Fan Request 6: Has Hot Topic sold out?
My latest Fan Request, this time from subscriber Jonny Be Good, asked my opinion on a rather interesting trend, specifically whether or not retailer Hot Topic has in fact, ‘sold out’.
For those who are unaware, Hot Topic is a store chain in the USA that has for years been the main retailer for several youth subcultures, especially ones made up of outsiders like Goths or Metal-heads. Their repertoire of corsets, chain jeans, and CD’s and band merch has become a staple of malls across the nation, and the image they peddle has become the flagship for many people in their teens and twenties who choose to go against societies mainstream.
Now to be clear, even when I was growing up, I never tended to shop there, despite my association with the various crowds and scenes that do. I always found something fishy about going against the establishment by shopping at a retail outlet found in shopping malls across the country, but I admit the stores were cool to browse through at least, and they were the only store that sold decent metal band merchandise. Plus, any store that attracts women in corsets and school girl uniforms is OK in my book.
These days however, even I must express shock and sadness at what the store has morphed into. The Tripps have been replaced by skinny jeans, and the corset clad goth girls by scene chicks and Twilight fans. If there is any rock band merchandise left, it’s either in the clearance bin or buried behind t-shirts featuring Ke$ha, Nicki Minaj, Britney Spears or Death Cab for Cutie. Even Justin Bieber merchandise has found a home in a store where his typical fan would have once feared to tread. While a few people might have complained about the crowd the store attracted before, Hot Topic today is frequented by hipsters. I hope every one of you cringed when you read that. Hipsters.
While Hot Topic has without a doubt undergone a metamorphosis, I do not think that the store itself has sold out so much as realized it’s full potential. For my readers who are curious about my logic behind that, fear not, for I shall explain.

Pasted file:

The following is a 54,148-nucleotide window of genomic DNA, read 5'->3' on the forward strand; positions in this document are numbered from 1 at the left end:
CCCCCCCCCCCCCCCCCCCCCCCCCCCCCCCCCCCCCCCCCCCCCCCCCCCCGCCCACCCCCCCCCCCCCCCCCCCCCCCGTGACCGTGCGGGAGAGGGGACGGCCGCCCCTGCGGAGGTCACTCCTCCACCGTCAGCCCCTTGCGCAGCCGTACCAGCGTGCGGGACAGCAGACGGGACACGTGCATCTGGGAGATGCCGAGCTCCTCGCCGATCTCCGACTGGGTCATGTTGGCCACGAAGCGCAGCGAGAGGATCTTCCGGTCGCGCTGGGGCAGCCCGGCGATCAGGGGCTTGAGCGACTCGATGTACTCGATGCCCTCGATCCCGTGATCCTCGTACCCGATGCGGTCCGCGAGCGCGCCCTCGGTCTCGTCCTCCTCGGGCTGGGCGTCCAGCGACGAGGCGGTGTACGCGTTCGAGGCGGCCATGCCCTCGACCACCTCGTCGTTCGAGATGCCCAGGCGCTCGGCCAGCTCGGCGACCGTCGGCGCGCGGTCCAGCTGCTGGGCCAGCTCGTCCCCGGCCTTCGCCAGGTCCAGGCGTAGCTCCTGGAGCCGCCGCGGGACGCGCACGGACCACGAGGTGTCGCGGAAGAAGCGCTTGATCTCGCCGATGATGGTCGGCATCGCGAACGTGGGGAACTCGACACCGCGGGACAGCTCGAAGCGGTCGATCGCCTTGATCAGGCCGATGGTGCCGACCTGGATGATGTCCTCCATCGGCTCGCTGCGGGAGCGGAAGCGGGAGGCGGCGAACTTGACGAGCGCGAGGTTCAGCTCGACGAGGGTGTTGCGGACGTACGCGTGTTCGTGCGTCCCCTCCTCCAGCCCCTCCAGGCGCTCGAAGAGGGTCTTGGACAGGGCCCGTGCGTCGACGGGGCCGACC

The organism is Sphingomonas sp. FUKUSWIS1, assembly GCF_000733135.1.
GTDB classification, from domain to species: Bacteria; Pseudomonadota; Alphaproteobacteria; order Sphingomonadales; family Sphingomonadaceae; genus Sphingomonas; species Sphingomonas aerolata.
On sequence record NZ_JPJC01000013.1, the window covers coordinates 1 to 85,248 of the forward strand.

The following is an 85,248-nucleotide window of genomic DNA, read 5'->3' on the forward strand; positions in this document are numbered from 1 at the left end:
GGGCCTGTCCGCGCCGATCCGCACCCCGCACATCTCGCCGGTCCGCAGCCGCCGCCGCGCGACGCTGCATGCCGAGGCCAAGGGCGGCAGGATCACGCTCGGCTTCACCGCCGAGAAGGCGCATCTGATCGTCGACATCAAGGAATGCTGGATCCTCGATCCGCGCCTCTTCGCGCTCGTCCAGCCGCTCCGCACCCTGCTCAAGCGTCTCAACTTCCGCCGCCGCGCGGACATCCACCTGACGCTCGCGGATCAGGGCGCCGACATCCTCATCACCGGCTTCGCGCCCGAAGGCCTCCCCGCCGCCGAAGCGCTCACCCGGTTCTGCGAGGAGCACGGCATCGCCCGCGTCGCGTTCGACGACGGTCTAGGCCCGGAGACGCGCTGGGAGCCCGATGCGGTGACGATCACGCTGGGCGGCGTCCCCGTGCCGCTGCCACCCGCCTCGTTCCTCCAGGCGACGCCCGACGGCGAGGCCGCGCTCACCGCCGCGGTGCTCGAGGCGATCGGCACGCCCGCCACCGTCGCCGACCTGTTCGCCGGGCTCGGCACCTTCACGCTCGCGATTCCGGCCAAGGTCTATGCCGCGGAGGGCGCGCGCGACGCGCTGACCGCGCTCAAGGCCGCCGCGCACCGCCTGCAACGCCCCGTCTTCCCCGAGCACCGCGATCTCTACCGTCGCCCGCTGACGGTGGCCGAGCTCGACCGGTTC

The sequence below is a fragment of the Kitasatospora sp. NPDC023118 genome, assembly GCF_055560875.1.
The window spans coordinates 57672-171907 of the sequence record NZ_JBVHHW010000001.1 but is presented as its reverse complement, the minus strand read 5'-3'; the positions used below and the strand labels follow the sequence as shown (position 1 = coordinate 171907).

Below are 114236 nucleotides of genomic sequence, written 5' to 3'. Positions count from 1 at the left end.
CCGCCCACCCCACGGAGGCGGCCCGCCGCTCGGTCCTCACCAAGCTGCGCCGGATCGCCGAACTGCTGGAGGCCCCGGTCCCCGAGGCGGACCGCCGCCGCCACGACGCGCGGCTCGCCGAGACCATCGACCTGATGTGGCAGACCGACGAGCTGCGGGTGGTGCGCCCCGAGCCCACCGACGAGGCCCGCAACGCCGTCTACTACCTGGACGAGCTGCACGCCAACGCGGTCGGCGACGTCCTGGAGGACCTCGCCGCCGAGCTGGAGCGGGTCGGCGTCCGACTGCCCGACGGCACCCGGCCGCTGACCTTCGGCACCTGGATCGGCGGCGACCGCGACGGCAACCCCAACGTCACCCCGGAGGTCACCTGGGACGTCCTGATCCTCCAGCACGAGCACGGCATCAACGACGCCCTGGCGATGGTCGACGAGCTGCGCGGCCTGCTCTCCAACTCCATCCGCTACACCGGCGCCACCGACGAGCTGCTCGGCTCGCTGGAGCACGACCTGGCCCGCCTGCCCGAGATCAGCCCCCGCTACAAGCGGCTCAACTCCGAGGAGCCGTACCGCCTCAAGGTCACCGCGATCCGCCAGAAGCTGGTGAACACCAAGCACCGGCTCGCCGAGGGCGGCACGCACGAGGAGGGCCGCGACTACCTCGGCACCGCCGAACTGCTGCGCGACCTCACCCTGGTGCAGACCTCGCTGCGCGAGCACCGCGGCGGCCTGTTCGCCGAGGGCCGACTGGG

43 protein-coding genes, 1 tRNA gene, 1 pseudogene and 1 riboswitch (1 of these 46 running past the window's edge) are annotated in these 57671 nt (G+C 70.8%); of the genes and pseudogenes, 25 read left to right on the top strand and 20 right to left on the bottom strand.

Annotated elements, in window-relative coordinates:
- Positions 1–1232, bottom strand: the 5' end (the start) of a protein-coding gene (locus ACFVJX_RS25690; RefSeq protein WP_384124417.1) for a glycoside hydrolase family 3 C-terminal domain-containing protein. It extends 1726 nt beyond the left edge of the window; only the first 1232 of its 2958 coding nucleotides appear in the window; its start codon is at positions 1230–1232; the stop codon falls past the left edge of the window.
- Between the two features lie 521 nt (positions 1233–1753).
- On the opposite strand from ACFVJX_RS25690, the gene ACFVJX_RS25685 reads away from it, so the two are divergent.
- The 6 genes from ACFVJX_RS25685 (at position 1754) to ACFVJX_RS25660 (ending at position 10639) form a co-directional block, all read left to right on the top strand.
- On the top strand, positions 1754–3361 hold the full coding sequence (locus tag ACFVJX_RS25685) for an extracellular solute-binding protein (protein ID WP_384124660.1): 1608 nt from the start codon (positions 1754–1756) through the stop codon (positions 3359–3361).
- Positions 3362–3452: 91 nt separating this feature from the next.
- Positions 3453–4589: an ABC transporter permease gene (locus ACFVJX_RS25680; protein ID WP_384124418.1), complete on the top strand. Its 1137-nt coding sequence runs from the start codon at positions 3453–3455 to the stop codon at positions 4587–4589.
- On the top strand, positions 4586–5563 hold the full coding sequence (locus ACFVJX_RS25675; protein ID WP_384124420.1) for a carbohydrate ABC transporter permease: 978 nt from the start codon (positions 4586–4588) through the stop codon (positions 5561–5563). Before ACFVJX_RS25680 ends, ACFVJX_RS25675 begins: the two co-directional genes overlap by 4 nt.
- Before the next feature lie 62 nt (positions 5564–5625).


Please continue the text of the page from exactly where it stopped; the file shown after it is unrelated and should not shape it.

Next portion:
The sorts of subcultures it used to cater to, such as goths and metal-heads, have always thrived on being part of the underground, functioning as a foil to the mainstream for all who desire it. Any sort of venue that serves them must function as such, and frankly, I can’t see a nationwide chain that is typically footsteps away from a GAP or American Eagle do that, certainly not for long. With that in mind, it makes perfect sense that Hot Topic go after the far more financially lucrative mainstream, especially when it for all intents and purposes had it’s foot in the door from the beginning.
To the stores no doubt many former patrons saddened by this change, let me ask you if this is really such a bad thing. The subcultures that Hot Topic has turned it’s back on existed and indeed, thrived for years prior to Hot Topic, and will likely exist for years to come. These subcultures exist not because of a certain fashion or music or store, but because they are made up of people who felt alienated or not at home with the mainstream, and their own social circles are shaped accordingly. So shed no tears at this change. Thanks to the Internet, it’s even easier to be a part of a subculture more to your suiting, and you can even shop accordingly. Finding a group that you belong with and that accepts you has never been easier.
That in the end is the important part. Stores like Hot Topic sell an image, and if you don’t like that image, shop elsewhere, or better yet, find your own. Because if you shop at a place for the image more than for yourself, you’re hardly better than the hipsters that shop there now.